“Maybe you’d tell me that it’s atonement or guilt or maybe that I just think of it as my duty, but I know its more than that. If I think about it, the one thing I keep coming back to is that I’m all that’s left to show that once there was a race of Timelords. All those people, every thought, every idea they ever had is gone and all I know is that it shouldn’t be like that.”
The Doctor turned to face Pallo and for the first time the older man thought he saw a spark of something in his eyes. Perhaps he could even have called it passion.
“Life must continue, Pallo! What would the universe be without it?” His knuckles were white as he gripped the beaded garlands tightly. “It’s too big a space to fill with just gas and rock. It needs thought and reason. It needs people making their mistakes and learning from them and making them again but crashing on anyway.”
Pallo was enthralled by the Doctors sudden vitality. He watched as he paced the veranda and was filled with a great desire to see the universe beyond his tiny province. The Doctor carried on.
“Everything I’ve seen, all the things I’ve experienced yet nothing leaves me more awestruck than when I think of the countless sentient species who’ve battled their way, against the odds, from singled celled organisms to vast civilisations. Do you know how difficult that is? Do you realise how many obstacles the universe throws in the way of evolution? And yet still, life continues. What else can I do but give what little help I can?”
“Your reasons are sound, Doctor and I drink to them!” Pallo raised his glass and took a large swallow in toast. “And without life the universe would be a lonely place.” Immediately Pallo regretted his words. As quickly as the passion had been ignited in the Doctors eyes, it was extinguished and he turned away to face the sea again.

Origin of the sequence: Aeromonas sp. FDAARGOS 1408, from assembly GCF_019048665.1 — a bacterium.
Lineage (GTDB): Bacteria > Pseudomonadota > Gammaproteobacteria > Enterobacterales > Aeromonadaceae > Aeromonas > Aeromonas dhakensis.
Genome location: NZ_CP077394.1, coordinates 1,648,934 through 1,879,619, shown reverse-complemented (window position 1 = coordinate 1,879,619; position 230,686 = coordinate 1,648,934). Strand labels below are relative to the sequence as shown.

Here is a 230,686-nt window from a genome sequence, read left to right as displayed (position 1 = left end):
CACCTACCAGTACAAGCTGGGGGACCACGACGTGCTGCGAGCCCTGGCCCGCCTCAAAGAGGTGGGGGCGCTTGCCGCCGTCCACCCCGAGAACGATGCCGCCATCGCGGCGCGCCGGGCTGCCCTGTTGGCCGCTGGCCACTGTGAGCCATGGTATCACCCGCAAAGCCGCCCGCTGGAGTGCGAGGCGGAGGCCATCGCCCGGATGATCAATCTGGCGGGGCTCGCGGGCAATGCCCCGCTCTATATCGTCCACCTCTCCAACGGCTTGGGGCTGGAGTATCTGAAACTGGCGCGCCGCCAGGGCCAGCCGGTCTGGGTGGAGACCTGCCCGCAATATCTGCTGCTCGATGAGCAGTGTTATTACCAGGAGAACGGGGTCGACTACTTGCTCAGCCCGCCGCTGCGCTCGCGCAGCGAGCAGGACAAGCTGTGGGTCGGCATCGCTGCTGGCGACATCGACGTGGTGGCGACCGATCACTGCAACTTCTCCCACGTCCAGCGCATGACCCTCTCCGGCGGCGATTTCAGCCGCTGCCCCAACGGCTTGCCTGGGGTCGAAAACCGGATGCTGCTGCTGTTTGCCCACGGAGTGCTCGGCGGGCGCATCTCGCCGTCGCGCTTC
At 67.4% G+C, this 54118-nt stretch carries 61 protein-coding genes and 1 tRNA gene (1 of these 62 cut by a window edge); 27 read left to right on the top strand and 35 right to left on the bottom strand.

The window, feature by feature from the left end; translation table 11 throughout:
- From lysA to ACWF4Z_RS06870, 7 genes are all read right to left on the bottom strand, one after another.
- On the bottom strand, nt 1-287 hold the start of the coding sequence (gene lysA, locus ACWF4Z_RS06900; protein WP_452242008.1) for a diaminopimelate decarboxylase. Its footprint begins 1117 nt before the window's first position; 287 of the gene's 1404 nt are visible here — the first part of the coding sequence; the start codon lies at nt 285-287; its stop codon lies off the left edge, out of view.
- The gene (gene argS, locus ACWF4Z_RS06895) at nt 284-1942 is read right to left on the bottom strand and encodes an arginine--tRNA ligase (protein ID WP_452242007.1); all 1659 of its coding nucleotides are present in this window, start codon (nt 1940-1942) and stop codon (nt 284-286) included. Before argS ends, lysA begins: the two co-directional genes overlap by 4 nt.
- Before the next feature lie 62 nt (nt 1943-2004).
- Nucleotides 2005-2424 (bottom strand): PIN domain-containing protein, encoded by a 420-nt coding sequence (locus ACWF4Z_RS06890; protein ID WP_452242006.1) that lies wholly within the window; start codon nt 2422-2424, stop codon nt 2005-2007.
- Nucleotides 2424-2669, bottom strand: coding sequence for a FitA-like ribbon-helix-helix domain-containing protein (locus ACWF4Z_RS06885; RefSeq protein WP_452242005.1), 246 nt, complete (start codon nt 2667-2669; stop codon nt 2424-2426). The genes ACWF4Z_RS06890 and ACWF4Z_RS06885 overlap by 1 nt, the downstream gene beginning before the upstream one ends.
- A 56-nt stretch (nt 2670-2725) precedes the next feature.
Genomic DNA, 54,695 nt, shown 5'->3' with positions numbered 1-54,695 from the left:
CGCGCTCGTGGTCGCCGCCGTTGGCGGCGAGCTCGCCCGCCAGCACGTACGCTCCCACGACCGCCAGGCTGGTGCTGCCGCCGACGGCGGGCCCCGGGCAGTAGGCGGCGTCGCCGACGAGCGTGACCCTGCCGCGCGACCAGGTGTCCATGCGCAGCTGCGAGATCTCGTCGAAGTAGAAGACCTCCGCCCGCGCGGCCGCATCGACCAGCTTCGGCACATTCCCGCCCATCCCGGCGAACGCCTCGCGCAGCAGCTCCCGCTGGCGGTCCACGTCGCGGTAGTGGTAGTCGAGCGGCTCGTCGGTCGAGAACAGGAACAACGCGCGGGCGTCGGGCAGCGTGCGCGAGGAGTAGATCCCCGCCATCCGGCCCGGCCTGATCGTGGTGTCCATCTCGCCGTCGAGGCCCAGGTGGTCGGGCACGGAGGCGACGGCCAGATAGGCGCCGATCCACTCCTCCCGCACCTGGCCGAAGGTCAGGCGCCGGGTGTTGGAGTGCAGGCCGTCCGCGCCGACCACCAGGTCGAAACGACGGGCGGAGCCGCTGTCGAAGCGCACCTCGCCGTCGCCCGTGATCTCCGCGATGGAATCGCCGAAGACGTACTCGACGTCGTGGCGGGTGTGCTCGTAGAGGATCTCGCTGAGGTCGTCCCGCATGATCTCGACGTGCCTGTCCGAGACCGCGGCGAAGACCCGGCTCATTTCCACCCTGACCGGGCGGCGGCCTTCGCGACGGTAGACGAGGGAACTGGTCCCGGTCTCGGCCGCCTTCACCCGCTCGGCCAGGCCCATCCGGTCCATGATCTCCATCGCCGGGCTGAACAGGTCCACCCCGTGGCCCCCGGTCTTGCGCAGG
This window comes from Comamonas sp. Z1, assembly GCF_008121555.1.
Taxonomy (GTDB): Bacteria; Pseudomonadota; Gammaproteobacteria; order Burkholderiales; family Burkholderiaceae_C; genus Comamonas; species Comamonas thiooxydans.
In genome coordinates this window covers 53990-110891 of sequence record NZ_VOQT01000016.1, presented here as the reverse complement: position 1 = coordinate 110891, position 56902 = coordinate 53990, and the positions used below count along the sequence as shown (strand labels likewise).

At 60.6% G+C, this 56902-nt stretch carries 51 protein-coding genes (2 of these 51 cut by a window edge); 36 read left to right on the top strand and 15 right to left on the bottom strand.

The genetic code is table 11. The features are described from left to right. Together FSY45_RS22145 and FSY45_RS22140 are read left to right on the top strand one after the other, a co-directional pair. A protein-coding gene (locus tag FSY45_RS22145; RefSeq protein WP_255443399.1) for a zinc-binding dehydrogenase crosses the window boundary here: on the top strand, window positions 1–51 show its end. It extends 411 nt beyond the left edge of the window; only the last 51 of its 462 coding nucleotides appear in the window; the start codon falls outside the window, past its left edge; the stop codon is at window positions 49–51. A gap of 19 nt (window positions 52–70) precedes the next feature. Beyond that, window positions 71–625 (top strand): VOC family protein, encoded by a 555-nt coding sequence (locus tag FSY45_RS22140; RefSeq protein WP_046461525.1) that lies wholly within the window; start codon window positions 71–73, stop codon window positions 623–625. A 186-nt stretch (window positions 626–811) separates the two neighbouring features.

“Yes, it would,” he said, simply.
“Pallo! Pallo!” The shout came from below the balcony and the Mayor walked to the edge, leaning over the wall. Etta stood there with their sons, waving their streamers. The look of joy on their faces was mirrored in the other revellers who surrounded them. Pallo waved back, enthusiastically and blew kisses to his wife, who laughed and took the boys hands, leading them back toward the parade. When he turned back to the Doctor, his breath caught at the expression of sadness on his face. To think that just minutes before he had envied him. Now he realised that despite everything the Doctor had seen and done, he had no one to share it with. No one to whom he could say ‘Look! Look at the places I can take you’. Pallo knew then that would never wish to live the life of the Doctor.
He hesitated, not wanting to pry any further but it wasn’t in his nature to ignore the pain of others and he walked over to place his hand on the Doctor’s shoulder.